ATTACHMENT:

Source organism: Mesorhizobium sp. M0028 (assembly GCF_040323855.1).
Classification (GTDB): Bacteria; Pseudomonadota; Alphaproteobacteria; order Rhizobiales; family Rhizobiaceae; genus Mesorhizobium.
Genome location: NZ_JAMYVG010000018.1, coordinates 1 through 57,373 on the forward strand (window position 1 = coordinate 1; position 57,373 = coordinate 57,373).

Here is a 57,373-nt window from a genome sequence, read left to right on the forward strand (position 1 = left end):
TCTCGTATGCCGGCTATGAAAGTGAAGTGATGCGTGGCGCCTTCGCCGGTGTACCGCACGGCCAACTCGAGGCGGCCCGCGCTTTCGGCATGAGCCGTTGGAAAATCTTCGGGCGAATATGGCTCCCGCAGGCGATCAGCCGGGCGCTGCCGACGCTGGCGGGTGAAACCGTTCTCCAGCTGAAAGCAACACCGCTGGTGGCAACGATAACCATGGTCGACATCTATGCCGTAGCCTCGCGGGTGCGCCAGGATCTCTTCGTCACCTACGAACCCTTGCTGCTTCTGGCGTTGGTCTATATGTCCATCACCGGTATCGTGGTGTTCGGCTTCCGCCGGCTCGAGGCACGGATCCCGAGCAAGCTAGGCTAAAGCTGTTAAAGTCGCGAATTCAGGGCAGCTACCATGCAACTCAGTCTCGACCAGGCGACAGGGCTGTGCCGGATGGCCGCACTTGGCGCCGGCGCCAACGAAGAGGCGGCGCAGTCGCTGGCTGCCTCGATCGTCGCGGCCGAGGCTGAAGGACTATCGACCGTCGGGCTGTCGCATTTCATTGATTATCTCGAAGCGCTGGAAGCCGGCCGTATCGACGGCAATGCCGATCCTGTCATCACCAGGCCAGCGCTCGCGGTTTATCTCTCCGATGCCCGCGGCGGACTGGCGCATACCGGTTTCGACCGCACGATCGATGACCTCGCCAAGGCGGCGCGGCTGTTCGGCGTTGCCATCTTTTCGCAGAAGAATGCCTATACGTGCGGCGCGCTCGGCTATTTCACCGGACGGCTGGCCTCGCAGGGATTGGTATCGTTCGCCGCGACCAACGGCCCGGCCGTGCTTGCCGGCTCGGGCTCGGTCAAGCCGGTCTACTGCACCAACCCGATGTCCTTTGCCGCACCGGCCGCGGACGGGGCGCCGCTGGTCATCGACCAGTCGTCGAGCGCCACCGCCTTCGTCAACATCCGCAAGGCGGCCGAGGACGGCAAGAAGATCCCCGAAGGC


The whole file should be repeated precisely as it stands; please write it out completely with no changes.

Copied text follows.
Source organism: Mesorhizobium sp. M0028 (assembly GCF_040323855.1).
Classification (GTDB): Bacteria; Pseudomonadota; Alphaproteobacteria; order Rhizobiales; family Rhizobiaceae; genus Mesorhizobium.
Genome location: NZ_JAMYVG010000018.1, coordinates 1 through 57,373 on the forward strand (window position 1 = coordinate 1; position 57,373 = coordinate 57,373).

Here is a 57,373-nt window from a genome sequence, read left to right on the forward strand (position 1 = left end):
TCTCGTATGCCGGCTATGAAAGTGAAGTGATGCGTGGCGCCTTCGCCGGTGTACCGCACGGCCAACTCGAGGCGGCCCGCGCTTTCGGCATGAGCCGTTGGAAAATCTTCGGGCGAATATGGCTCCCGCAGGCGATCAGCCGGGCGCTGCCGACGCTGGCGGGTGAAACCGTTCTCCAGCTGAAAGCAACACCGCTGGTGGCAACGATAACCATGGTCGACATCTATGCCGTAGCCTCGCGGGTGCGCCAGGATCTCTTCGTCACCTACGAACCCTTGCTGCTTCTGGCGTTGGTCTATATGTCCATCACCGGTATCGTGGTGTTCGGCTTCCGCCGGCTCGAGGCACGGATCCCGAGCAAGCTAGGCTAAAGCTGTTAAAGTCGCGAATTCAGGGCAGCTACCATGCAACTCAGTCTCGACCAGGCGACAGGGCTGTGCCGGATGGCCGCACTTGGCGCCGGCGCCAACGAAGAGGCGGCGCAGTCGCTGGCTGCCTCGATCGTCGCGGCCGAGGCTGAAGGACTATCGACCGTCGGGCTGTCGCATTTCATTGATTATCTCGAAGCGCTGGAAGCCGGCCGTATCGACGGCAATGCCGATCCTGTCATCACCAGGCCAGCGCTCGCGGTTTATCTCTCCGATGCCCGCGGCGGACTGGCGCATACCGGTTTCGACCGCACGATCGATGACCTCGCCAAGGCGGCGCGGCTGTTCGGCGTTGCCATCTTTTCGCAGAAGAATGCCTATACGTGCGGCGCGCTCGGCTATTTCACCGGACGGCTGGCCTCGCAGGGATTGGTATCGTTCGCCGCGACCAACGGCCCGGCCGTGCTTGCCGGCTCGGGCTCGGTCAAGCCGGTCTACTGCACCAACCCGATGTCCTTTGCCGCACCGGCCGCGGACGGGGCGCCGCTGGTCATCGACCAGTCGTCGAGCGCCACCGCCTTCGTCAACATCCGCAAGGCGGCCGAGGACGGCAAGAAGATCCCCGAAGGC